Error costs psychologist $26,000

By Mike Dinsdale


A Whangarei psychologist has been censured and ordered to pay more than $26,000 for professional misconduct after he disclosed confidential information about a former client during a family court case.

Leslie Hugh Gray has been found guilty of professional misconduct by the Professional Conduct Committee of the Health Practitioners Disciplinary Tribunal over a case from 2007.

Mr Gray, who has since retired, was last week ordered to pay $22,293 as 25 per cent of the costs of the investigation and prosecution and fined $4000. He was also censured and had conditions imposed on his practice for three years if he resumed his job and is required to complete the competence review.

He told the Northern Advocate his actions were more an error of judgment than misconduct.

"I acknowledge I made a mistake in not requesting time with the judge in chambers rather than giving information in court," he said.

Mr Gray said he had been an expert witness for more than 30 years but never had problems giving information in court. He's seeking advice on a possible appeal, especially the level of penalty and his actions being dubbed "misconduct".

The complaint arose out of interaction between Mr Gray and a Ms S, who has name suppression, during a custody dispute between Ms S' brother and sister-in-law. Ms S had been a patient of Mr Gray, who was the Family Court appointed psychological report writer in a custody dispute.

Ms S was supporting a Ms Y, her former sister-in-law, in the custody dispute and said she made it clear to Mr Gray that she could only talk to him if the information was kept confidential.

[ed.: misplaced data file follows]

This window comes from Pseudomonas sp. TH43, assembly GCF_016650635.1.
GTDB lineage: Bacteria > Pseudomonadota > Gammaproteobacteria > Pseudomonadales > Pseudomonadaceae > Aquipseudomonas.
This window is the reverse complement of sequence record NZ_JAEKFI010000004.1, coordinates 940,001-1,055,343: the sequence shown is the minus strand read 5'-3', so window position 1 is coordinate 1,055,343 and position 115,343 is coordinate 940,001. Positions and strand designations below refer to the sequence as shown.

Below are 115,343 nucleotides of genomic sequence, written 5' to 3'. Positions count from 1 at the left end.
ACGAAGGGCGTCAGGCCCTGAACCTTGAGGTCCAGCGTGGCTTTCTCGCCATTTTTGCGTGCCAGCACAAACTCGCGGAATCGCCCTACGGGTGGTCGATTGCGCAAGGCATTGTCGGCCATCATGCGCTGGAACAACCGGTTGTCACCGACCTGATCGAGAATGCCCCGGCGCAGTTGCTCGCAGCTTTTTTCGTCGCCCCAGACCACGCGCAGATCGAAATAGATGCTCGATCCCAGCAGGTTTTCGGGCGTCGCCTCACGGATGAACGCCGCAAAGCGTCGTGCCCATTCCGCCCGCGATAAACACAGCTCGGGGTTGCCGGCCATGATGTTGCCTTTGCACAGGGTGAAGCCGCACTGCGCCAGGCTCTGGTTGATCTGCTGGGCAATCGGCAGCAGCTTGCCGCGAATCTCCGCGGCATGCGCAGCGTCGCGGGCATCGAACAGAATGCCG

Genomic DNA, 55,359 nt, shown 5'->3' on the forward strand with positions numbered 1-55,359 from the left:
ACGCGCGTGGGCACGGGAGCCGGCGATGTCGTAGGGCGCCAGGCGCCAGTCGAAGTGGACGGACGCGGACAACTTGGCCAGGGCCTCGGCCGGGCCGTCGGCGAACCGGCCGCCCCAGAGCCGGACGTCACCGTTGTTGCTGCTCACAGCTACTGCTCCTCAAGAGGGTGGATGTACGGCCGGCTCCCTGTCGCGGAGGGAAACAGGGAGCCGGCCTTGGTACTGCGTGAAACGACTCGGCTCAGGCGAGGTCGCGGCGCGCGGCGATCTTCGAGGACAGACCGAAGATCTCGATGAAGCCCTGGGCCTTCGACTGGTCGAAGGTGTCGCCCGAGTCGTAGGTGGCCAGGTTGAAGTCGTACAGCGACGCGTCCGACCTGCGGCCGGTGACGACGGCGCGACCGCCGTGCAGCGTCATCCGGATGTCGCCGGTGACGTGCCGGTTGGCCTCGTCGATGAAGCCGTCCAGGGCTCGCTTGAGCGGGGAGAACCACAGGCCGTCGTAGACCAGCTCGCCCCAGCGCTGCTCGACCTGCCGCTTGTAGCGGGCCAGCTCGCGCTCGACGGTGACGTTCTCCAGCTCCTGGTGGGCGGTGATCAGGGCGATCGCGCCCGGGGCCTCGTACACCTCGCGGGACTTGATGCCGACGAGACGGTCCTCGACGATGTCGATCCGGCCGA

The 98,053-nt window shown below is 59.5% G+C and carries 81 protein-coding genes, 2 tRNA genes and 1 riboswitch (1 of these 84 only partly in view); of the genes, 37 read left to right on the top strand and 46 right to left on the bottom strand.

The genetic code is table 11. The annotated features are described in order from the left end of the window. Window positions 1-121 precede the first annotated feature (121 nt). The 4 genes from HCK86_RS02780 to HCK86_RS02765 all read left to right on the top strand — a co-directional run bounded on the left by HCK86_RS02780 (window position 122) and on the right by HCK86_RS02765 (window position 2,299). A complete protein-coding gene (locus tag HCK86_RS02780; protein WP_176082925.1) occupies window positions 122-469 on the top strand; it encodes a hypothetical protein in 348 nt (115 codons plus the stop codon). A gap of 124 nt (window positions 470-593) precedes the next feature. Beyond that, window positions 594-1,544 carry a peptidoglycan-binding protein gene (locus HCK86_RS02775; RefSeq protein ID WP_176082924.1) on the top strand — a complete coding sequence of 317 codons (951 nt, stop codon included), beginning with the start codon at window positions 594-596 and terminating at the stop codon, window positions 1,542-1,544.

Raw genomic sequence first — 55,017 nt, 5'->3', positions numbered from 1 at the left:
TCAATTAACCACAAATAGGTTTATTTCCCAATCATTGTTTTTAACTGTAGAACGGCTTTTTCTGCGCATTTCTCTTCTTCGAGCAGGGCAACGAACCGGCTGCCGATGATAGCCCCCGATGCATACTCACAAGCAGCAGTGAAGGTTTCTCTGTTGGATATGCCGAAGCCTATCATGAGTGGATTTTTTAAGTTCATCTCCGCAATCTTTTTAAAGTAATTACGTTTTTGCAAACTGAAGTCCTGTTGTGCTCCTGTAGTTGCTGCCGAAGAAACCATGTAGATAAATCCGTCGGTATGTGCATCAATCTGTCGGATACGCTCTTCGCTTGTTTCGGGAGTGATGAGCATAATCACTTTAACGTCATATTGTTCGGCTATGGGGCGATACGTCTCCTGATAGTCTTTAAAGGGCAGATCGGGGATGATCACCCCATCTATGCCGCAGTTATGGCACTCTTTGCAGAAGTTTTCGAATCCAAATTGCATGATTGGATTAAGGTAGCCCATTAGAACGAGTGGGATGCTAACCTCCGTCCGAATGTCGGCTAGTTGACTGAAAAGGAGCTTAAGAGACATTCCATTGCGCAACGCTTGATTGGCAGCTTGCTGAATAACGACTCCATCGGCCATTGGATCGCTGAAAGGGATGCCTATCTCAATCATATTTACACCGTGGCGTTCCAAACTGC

She said she did not recall Mr Gray telling her he would have to give the court information if requested to do so under cross examination and would only have given him very limited information if he had made this clear.

Mr Gray was clear that as a matter of practice he would have discussed with Ms S the fact that he might have to disclose their conversation and its contents if cross examined about it in Court.

Mr Gray said when he was questioned in the court about the conversation he assumed he had Ms S' consent as they came from Ms Y's lawyer and he didn't anticipate the lawyer "would push me under cross examination for details of the telephone interview."

The tribunal found that Mr Gray did divulge information, disclosed that Ms S had been a previous client and disclosed that Ms S had seen him for a trauma she had experienced.

- NORTHERN ADVOCATE

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